Targeted Supports under AIM

A range of targeted supports are available under levels 4 – 7 of the Access and Inclusion Model.

Level 4: Expert Educational Advice and Support

Under level 4, service providers can access a national service where specialists in early years care and education for children with disabilities can provide expert advice, mentoring and support. To avail of this support, service providers, in partnership with parents, will be asked to complete an online Access and Inclusion Profile.  This will look at the strengths, abilities and needs of the child, as well as the strengths and needs of the pre-school setting.  The profile will allow the Early Years Specialist to identify what, if any, additional supports might be required to enable the child’s full participation in pre-school. 

Your service provider will have contact details for the Early Years Specialist Service and will be able to contact them as needed.

Level 5: Equipment, Appliances and Minor Alterations

Under level 5, a national scheme is available to provide specialised equipment, appliances or capital grants towards minor building alterations, where these are necessary to support access and facilitate a child’s participation in pre-school. Applications for this scheme should be made by a service provider, in partnership with a parent.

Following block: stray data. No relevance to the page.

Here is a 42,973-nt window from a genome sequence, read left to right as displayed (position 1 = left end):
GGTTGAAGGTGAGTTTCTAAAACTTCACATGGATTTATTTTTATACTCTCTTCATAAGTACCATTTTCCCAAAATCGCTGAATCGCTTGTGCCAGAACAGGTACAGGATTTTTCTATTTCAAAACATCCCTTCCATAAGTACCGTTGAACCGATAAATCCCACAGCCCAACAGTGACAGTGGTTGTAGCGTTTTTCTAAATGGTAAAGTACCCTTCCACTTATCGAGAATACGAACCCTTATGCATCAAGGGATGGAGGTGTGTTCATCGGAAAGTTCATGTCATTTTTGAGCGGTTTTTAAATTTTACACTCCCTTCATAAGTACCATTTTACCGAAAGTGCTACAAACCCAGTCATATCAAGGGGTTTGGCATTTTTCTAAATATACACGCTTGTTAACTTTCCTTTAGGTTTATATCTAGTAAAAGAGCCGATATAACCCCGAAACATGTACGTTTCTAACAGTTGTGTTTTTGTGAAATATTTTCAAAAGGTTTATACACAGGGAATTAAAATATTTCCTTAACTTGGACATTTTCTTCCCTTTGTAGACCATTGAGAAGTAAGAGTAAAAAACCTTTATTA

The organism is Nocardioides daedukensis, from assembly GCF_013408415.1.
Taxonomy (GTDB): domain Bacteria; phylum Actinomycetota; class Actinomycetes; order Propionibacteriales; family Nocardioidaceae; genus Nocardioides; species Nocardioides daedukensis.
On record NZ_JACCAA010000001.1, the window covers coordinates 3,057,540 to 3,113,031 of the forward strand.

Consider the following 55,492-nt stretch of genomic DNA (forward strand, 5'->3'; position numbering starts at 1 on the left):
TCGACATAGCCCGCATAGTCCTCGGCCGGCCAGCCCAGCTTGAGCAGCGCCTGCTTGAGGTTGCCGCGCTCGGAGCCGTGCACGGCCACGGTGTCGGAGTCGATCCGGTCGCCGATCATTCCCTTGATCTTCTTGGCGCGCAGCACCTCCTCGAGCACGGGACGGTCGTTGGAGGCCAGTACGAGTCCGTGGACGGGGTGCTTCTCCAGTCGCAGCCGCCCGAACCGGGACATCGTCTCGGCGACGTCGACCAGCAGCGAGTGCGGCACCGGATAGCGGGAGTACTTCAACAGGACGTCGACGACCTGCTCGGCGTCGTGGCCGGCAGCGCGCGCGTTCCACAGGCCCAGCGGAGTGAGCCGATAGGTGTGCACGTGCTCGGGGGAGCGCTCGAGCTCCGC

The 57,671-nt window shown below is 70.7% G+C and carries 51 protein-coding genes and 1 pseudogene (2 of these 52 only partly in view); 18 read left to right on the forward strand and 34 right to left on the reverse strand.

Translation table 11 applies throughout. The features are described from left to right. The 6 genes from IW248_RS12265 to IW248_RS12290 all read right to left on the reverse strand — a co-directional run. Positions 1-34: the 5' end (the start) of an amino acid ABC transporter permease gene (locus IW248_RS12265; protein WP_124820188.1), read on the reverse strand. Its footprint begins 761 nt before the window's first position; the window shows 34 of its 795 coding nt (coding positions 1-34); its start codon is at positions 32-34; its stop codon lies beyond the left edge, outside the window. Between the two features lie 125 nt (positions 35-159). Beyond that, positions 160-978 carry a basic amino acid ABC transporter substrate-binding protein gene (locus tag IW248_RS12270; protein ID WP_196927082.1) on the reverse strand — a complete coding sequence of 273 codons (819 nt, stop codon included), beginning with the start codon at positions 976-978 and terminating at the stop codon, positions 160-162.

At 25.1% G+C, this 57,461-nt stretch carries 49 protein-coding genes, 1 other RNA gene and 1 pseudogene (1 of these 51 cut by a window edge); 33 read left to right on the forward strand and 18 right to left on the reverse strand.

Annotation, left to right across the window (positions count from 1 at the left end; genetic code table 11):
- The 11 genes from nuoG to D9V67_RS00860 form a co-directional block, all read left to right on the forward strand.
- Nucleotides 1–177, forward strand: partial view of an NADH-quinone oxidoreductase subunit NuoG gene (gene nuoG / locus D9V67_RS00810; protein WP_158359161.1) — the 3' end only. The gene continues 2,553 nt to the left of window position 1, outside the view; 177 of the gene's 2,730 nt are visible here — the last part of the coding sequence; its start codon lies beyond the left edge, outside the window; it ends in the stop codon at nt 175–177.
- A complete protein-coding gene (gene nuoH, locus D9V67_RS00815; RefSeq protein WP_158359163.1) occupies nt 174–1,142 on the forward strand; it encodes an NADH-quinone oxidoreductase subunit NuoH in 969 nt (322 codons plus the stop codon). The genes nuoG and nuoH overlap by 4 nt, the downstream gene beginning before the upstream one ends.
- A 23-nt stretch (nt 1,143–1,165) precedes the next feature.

In all cases, a short report from a “designated professional” is required confirming that the specialised equipment or minor building alterations are necessary. Once an application for equipment is approved, this will be sourced by Pobal and delivered directly to the child’s pre-school setting.  Training in the use of the equipment will also be provided.  Where an application for minor building alterations is approved, a capital grant towards the cost of these alterations will be made available to the service provider.

Level 6: Therapy Services

Therapy services which are considered critical for a child’s participation in the Early Childhood Care and Education programme will be made available. Arrangements are in place with the Health Service Executive (HSE) to deliver this service and a number of additional therapy posts have been funded under the Access and Inclusion Model to support this service provision.

To avail of level 6 support, service providers, in partnership with parents, should complete the online Access and Inclusion Profile. The Early Years Specialist Service (Access and Inclusion) will review the profile and, where therapeutic input is likely to be required, they will initiate contact with the HSE.  It should be noted that this support is limited to therapeutic interventions which are critical to a child’s participation in the ECCE programme. 

Level 7: Additional Capitation

Where the above supports are not sufficient to meet the needs of the child, service providers, in partnership with parents, can apply for additional capitation to fund extra support in the classroom or to enable the reduction of the staff to child ratio.

Applications for level 7 additional capitation should be made by the service provider, in partnership with the parent, by completing the Access and Inclusion Profile and, within that profile, the level 7 service request. Following this, an Early Years Specialist (Access and Inclusion) will be in contact with the service provider to progress the application. 

For further information on all the Levels of support offered by AIM go to